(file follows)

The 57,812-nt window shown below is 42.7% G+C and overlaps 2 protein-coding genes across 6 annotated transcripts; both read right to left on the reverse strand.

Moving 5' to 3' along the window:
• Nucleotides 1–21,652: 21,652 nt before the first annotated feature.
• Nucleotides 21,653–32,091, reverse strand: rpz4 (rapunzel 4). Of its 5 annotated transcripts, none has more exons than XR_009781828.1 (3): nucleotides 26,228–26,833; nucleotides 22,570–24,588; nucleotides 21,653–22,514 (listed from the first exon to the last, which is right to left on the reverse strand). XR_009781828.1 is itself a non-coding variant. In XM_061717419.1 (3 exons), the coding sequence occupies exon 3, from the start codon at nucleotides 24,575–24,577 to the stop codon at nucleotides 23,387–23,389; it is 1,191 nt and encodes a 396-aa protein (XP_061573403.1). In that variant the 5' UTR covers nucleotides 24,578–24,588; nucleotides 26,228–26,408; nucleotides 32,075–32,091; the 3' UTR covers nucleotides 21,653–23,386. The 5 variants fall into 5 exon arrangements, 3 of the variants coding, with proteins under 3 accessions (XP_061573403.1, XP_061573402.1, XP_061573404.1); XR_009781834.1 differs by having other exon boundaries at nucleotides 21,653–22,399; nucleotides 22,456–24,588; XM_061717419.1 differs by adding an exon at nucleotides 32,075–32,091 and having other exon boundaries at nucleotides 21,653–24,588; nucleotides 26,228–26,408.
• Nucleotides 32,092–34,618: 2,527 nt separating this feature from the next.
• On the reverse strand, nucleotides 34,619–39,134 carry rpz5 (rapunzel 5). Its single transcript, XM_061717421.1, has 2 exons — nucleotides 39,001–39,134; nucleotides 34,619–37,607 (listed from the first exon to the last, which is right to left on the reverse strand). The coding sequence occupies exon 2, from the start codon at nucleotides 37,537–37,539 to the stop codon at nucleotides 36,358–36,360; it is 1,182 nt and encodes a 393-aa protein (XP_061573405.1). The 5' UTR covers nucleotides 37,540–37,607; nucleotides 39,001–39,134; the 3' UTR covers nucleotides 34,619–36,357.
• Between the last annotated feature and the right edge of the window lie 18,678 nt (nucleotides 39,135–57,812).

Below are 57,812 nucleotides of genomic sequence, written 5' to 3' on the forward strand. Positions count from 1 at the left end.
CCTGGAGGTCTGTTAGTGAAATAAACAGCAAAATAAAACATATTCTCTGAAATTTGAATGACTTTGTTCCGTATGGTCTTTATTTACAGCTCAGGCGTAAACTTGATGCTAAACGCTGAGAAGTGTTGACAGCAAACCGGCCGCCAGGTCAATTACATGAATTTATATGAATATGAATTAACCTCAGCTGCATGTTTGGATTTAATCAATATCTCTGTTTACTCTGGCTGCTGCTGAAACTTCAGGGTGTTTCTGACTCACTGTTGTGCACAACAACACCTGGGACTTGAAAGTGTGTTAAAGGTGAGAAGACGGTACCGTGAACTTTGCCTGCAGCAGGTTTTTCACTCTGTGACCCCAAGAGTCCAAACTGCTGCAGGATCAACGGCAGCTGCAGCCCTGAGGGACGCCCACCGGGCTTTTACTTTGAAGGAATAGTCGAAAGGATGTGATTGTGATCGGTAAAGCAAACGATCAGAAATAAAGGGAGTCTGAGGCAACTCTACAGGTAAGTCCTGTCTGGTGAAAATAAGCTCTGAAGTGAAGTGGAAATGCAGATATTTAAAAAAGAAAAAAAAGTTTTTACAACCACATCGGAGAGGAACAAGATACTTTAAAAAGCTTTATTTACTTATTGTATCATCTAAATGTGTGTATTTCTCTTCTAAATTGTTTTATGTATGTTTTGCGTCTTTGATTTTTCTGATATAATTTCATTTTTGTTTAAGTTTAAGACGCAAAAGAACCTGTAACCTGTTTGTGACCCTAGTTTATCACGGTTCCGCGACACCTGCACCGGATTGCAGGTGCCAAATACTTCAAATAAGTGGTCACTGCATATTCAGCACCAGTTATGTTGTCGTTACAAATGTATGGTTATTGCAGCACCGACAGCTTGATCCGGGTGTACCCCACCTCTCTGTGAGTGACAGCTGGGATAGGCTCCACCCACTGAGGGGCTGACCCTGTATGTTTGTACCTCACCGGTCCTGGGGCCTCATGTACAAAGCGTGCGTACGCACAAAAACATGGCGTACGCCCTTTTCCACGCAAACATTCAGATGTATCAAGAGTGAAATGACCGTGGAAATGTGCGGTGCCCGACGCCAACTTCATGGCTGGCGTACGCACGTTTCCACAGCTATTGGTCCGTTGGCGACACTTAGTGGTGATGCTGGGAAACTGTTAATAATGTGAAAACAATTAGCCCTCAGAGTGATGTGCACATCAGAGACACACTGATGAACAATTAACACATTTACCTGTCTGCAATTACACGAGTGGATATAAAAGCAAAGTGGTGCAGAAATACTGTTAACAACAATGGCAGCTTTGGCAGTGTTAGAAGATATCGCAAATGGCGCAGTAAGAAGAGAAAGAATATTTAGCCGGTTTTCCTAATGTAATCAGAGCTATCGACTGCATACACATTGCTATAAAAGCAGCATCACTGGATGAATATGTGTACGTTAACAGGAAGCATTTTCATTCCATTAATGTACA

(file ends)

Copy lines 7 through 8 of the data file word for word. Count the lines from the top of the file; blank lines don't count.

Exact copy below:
• Between the last annotated feature and the right edge of the window lie 18,678 nt (nucleotides 39,135–57,812).

Below are 57,812 nucleotides of genomic sequence, written 5' to 3' on the forward strand. Positions count from 1 at the left end.